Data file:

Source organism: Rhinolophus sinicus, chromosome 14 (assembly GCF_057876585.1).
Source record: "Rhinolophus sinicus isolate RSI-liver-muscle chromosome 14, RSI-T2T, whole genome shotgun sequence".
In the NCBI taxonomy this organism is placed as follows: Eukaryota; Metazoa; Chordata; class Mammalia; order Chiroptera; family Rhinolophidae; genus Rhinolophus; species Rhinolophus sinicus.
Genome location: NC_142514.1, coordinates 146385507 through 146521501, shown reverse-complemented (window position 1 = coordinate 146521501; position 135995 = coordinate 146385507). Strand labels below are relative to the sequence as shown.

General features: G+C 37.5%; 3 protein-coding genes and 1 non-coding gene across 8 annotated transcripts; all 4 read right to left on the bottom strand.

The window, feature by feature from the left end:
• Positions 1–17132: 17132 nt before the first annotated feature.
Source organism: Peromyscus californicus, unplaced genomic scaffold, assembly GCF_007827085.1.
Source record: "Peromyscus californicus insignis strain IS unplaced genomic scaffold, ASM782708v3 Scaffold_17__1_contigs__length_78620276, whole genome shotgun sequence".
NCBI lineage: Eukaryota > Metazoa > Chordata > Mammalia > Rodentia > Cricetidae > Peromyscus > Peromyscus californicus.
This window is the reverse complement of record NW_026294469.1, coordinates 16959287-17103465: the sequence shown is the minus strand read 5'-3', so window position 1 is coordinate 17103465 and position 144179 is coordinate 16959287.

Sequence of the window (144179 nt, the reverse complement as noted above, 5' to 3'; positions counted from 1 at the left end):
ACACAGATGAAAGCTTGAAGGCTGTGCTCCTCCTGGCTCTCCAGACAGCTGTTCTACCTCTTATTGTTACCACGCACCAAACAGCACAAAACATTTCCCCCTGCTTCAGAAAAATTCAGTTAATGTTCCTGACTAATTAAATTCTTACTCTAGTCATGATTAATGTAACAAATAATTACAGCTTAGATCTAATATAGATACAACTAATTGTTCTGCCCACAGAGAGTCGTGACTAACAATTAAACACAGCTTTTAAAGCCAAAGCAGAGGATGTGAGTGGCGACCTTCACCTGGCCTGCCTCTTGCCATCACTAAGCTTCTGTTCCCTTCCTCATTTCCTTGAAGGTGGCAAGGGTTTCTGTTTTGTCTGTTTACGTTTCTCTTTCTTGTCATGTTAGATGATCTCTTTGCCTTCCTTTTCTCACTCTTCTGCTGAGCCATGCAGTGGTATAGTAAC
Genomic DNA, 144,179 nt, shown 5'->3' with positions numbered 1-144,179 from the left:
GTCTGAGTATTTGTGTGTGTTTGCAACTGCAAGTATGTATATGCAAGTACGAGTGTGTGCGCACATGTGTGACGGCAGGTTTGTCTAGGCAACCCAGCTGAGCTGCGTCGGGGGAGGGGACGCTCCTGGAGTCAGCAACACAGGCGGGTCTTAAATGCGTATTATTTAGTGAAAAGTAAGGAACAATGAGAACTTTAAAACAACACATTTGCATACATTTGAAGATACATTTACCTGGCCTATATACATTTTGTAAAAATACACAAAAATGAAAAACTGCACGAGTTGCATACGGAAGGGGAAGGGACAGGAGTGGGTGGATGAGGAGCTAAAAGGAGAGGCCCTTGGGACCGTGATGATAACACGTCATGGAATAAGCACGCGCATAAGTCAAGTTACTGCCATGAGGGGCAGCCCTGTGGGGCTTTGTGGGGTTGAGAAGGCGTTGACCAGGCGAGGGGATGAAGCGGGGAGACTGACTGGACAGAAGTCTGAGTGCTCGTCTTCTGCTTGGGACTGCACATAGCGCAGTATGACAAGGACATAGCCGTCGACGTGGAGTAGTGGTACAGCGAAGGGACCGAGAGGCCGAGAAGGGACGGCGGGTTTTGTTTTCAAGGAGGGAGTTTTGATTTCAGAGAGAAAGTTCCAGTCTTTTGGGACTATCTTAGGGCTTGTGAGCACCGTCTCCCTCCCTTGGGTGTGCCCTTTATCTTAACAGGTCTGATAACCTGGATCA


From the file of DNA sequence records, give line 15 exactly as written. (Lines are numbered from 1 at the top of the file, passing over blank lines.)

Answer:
GTCTGAGTATTTGTGTGTGTTTGCAACTGCAAGTATGTATATGCAAGTACGAGTGTGTGCGCACATGTGTGACGGCAGGTTTGTCTAGGCAACCCAGCTGAGCTGCGTCGGGGGAGGGGACGCTCCTGGAGTCAGCAACACAGGCGGGTCTTAAATGCGTATTATTTAGTGAAAAGTAAGGAACAATGAGAACTTTAAAACAACACATTTGCATACATTTGAAGATACATTTACCTGGCCTATATACATTTTGTAAAAATACACAAAAATGAAAAACTGCACGAGTTGCATACGGAAGGGGAAGGGACAGGAGTGGGTGGATGAGGAGCTAAAAGGAGAGGCCCTTGGGACCGTGATGATAACACGTCATGGAATAAGCACGCGCATAAGTCAAGTTACTGCCATGAGGGGCAGCCCTGTGGGGCTTTGTGGGGTTGAGAAGGCGTTGACCAGGCGAGGGGATGAAGCGGGGAGACTGACTGGACAGAAGTCTGAGTGCTCGTCTTCTGCTTGGGACTGCACATAGCGCAGTATGACAAGGACATAGCCGTCGACGTGGAGTAGTGGTACAGCGAAGGGACCGAGAGGCCGAGAAGGGACGGCGGGTTTTGTTTTCAAGGAGGGAGTTTTGATTTCAGAGAGAAAGTTCCAGTCTTTTGGGACTATCTTAGGGCTTGTGAGCACCGTCTCCCTCCCTTGGGTGTGCCCTTTATCTTAACAGGTCTGATAACCTGGATCA